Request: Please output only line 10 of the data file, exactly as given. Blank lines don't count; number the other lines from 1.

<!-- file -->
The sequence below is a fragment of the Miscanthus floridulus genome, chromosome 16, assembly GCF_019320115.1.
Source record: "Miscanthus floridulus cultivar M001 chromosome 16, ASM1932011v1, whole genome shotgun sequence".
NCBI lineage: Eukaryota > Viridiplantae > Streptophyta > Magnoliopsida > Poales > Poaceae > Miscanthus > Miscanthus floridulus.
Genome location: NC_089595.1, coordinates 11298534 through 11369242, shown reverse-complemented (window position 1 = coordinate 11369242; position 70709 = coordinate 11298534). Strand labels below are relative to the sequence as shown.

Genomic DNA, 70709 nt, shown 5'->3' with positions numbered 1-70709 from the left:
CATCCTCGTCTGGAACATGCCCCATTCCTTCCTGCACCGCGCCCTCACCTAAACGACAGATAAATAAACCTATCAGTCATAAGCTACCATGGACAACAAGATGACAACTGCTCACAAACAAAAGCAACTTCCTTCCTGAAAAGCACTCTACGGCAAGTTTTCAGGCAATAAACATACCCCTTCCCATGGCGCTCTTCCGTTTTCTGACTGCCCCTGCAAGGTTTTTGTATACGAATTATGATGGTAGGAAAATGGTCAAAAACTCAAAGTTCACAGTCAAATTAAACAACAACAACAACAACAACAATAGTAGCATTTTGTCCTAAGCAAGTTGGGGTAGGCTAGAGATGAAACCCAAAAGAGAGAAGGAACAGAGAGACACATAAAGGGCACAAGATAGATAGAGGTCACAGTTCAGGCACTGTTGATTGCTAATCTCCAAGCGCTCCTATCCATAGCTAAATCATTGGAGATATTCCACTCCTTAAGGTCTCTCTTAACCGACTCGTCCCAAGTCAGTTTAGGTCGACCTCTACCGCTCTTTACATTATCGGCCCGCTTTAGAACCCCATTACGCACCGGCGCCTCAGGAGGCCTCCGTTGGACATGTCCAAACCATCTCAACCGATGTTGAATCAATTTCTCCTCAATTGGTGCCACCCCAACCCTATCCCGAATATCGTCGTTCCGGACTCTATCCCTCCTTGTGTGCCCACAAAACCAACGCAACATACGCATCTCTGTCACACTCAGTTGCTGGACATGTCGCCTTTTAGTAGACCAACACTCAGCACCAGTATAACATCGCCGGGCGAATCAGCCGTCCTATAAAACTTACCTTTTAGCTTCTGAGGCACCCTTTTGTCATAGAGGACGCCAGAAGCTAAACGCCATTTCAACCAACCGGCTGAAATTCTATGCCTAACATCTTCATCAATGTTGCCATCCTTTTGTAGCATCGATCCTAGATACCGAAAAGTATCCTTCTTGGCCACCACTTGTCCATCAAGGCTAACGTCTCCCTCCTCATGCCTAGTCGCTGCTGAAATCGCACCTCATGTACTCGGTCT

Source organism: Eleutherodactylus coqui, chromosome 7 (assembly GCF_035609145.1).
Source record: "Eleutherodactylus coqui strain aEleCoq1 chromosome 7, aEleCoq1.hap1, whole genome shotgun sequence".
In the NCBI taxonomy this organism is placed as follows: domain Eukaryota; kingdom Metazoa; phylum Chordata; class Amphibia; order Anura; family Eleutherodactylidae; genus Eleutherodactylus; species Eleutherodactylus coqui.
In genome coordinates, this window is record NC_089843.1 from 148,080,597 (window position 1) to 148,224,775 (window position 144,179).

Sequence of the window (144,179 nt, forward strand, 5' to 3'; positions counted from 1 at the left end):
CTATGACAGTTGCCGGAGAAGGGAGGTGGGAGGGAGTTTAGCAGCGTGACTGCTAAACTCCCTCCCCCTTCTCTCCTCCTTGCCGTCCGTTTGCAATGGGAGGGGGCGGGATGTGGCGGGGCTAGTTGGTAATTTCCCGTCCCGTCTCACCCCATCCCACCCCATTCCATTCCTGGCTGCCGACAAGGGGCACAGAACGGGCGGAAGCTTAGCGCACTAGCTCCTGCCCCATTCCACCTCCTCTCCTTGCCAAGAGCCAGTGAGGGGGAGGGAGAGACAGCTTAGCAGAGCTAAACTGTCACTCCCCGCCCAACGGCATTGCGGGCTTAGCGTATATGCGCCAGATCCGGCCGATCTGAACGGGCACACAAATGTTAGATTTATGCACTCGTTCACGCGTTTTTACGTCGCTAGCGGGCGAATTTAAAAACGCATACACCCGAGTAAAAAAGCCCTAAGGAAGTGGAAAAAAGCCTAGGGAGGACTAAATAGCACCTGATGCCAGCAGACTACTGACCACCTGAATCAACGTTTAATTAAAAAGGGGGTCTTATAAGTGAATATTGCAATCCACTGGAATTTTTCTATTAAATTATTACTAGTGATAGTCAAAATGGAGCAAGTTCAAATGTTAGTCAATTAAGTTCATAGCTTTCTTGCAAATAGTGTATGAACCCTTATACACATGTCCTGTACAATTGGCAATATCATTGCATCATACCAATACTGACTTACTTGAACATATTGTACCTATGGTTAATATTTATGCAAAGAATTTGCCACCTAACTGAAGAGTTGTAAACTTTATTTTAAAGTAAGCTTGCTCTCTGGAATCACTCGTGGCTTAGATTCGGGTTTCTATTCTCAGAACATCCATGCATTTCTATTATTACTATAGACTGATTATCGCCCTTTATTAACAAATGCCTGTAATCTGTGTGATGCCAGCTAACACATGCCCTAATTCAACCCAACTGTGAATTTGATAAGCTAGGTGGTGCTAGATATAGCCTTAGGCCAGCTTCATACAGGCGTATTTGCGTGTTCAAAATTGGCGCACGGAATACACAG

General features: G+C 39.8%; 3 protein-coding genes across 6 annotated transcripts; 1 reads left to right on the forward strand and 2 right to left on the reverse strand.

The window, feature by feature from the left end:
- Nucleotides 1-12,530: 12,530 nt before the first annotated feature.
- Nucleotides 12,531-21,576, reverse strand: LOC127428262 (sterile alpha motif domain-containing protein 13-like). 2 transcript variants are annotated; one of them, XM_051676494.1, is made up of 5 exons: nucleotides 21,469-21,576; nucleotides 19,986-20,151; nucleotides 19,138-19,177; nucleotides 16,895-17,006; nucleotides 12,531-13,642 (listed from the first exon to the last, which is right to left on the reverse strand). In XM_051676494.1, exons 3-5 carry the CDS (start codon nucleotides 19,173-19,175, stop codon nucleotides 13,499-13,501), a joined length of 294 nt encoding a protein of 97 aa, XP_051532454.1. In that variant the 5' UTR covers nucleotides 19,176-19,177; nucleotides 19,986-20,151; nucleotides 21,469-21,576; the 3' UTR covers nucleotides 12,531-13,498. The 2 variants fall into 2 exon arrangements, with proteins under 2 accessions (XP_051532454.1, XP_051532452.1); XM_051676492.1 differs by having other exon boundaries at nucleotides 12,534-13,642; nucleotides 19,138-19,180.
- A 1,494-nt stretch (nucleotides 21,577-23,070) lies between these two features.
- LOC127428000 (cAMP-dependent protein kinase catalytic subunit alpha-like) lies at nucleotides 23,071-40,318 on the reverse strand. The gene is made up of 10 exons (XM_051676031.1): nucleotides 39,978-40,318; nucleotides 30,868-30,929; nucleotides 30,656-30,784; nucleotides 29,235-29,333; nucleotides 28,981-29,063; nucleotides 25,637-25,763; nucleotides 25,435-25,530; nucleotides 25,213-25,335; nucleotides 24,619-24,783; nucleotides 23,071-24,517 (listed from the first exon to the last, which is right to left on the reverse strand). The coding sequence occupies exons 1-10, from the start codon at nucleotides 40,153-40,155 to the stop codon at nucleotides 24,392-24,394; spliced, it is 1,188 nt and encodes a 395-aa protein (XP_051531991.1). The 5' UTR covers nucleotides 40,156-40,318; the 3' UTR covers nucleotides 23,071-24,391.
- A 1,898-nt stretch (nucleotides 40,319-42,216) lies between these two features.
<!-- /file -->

In genome coordinates, this window is record NC_089843.1 from 148,080,597 (window position 1) to 148,224,775 (window position 144,179).